Whatever the reason for your tooth loss including trauma, poor oral hygiene, or even poor nutrition, a partial denture may be a temporary or long-term answer to a better bite and improved appearance.
Removable partial dentures are often less invasive and have a lower cost than other tooth replacement options.
You and your dentist can discuss the different ways of replacing missing teeth and select an approach that is right for your unique requirements.
All three will improve routine oral functions such as chewing and speaking, help to keep permanent teeth from shifting and enhance your smile.
The dentist takes an impression of your upper and lower teeth and gums using a malleable putty-like substance in a dental tray that fits your mouth. The dental impression forms an imprint (i.e., a ‘negative’ mold) of teeth and soft tissues, which can then be used to make a cast of the dentition (the arrangement of teeth in your mouth).
From this cast, a dental technician will create individual prosthetic teeth that match the spaces for which they are intended. The technician inserts the teeth into a framework made of either acrylic resin, flexible nylon polymer or a combination of resin and chrome cobalt.
At try-in you will verify and approve the shade of the prosthetic teeth. Usually these will closely match the shade of your natural teeth, unless you wish this changed.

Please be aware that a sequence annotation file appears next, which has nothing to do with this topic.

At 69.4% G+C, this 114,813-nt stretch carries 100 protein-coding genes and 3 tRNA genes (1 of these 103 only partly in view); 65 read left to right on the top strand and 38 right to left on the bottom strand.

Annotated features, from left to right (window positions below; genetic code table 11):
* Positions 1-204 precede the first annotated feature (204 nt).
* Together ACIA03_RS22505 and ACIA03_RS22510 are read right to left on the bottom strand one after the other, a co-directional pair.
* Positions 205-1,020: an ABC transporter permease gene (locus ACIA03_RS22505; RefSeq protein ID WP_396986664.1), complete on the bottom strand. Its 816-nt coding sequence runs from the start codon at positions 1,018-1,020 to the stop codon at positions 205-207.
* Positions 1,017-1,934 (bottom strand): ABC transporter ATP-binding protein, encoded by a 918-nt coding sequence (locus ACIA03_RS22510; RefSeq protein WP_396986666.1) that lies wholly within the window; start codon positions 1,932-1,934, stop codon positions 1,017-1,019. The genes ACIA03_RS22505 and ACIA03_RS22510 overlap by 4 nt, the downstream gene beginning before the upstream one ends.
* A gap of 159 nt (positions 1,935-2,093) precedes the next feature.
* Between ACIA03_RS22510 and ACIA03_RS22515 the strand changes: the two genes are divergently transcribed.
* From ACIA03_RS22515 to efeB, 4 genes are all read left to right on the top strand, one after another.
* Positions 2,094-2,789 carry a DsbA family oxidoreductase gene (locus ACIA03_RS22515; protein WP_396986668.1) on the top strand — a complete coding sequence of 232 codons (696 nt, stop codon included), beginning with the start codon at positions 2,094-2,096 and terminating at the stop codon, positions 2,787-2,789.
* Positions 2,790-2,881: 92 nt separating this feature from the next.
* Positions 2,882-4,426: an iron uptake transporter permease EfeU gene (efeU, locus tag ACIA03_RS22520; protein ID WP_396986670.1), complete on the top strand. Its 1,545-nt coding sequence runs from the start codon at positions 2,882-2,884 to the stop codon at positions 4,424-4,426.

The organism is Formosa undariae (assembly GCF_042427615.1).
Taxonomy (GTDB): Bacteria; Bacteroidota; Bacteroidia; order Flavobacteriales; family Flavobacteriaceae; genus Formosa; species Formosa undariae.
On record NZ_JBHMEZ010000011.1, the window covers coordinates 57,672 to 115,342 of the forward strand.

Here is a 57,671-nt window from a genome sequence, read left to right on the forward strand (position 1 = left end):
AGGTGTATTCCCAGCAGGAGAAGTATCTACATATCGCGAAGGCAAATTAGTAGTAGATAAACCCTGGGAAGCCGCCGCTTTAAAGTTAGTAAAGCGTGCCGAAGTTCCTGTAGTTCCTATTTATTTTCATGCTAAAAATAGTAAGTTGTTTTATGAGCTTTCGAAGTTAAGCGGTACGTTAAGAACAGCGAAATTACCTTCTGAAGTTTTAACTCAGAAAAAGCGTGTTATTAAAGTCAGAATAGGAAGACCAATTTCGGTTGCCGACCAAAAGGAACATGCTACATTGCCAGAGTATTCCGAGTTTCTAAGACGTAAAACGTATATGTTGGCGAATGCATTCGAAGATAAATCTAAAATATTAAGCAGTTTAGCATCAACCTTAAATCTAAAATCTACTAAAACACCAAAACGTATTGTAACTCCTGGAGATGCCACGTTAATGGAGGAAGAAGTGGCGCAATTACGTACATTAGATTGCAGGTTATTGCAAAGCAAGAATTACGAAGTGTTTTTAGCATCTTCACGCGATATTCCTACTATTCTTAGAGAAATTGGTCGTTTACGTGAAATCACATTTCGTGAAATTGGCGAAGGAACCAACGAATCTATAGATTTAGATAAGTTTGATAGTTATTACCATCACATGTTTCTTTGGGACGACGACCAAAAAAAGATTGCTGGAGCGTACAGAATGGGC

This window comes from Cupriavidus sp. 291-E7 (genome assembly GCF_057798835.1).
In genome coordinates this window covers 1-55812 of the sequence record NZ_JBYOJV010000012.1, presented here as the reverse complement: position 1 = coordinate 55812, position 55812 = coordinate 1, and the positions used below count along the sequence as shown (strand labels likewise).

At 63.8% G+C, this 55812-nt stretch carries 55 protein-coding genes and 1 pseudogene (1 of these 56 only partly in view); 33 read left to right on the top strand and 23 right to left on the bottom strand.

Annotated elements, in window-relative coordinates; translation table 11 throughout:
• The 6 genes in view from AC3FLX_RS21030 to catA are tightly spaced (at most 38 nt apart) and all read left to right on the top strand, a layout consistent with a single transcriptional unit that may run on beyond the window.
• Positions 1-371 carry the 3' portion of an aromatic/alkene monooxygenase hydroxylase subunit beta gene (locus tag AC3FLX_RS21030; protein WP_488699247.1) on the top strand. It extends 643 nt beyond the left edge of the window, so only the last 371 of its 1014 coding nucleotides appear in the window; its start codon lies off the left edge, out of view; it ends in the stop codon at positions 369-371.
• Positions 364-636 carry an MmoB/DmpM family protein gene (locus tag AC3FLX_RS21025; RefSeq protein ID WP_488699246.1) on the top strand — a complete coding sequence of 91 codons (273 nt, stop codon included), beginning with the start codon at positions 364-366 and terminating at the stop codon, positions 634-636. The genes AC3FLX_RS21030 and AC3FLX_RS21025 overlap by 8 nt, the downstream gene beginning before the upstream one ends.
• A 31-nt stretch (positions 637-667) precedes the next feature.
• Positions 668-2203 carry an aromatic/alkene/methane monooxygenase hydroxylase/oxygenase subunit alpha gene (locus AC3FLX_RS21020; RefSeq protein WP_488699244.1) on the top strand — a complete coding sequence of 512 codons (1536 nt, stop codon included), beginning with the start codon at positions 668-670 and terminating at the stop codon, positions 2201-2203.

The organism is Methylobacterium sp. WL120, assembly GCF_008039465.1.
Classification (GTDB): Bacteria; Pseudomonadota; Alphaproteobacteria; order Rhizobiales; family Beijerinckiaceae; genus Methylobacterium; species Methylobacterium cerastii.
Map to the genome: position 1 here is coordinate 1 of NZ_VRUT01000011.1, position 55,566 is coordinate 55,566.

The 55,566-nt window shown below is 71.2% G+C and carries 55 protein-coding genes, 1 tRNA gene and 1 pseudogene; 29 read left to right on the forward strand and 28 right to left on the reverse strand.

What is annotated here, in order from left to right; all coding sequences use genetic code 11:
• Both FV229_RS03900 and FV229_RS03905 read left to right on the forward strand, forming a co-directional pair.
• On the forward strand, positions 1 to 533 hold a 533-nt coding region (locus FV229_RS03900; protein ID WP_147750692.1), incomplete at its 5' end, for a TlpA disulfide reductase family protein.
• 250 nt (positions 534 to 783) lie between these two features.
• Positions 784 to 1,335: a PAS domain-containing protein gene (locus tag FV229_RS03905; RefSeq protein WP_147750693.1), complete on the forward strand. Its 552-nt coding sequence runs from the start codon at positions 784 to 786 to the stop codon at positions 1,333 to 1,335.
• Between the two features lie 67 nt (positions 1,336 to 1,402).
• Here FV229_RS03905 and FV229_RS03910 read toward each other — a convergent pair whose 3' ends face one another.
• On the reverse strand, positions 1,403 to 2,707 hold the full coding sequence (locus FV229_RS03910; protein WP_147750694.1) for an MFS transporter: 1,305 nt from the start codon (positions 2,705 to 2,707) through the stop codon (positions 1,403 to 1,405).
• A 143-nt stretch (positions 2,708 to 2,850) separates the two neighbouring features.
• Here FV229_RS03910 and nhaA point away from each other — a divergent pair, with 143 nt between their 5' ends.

Your dentist will choose the framework materials that work best for the areas where the partial denture is needed. The partial must fit well to ensure even distribution of your biting forces, and prevent trauma to your gums and natural teeth.
The new denture is held fast with small metal or resin clasps that wrap around healthy adjacent (abutment) teeth as invisibly as possible.
Oral hygiene is always important, but removable partial dentures and adjacent teeth need extra care to prevent the inevitable build-up of plaque.
Regular visits to your dental hygienist are essential to staying abreast of plaque buildup, the threat of gum disease, any trauma developing in teeth adjacent to your RPD, and overall oral health.
A removable partial denture will serve for many years. It is essential, however, to consider the long-term effects of wearing the appliance. Speak to your dentist about the following:
If you are considering removable partial dentures, ask your dentist to look at the health of all your teeth. Explore all of your options for tooth replacement discussing the points listed here. Your goal should be to keep your existing teeth and supporting gum and bone tissue as healthy as possible.
This approach will contribute significantly to your best overall health.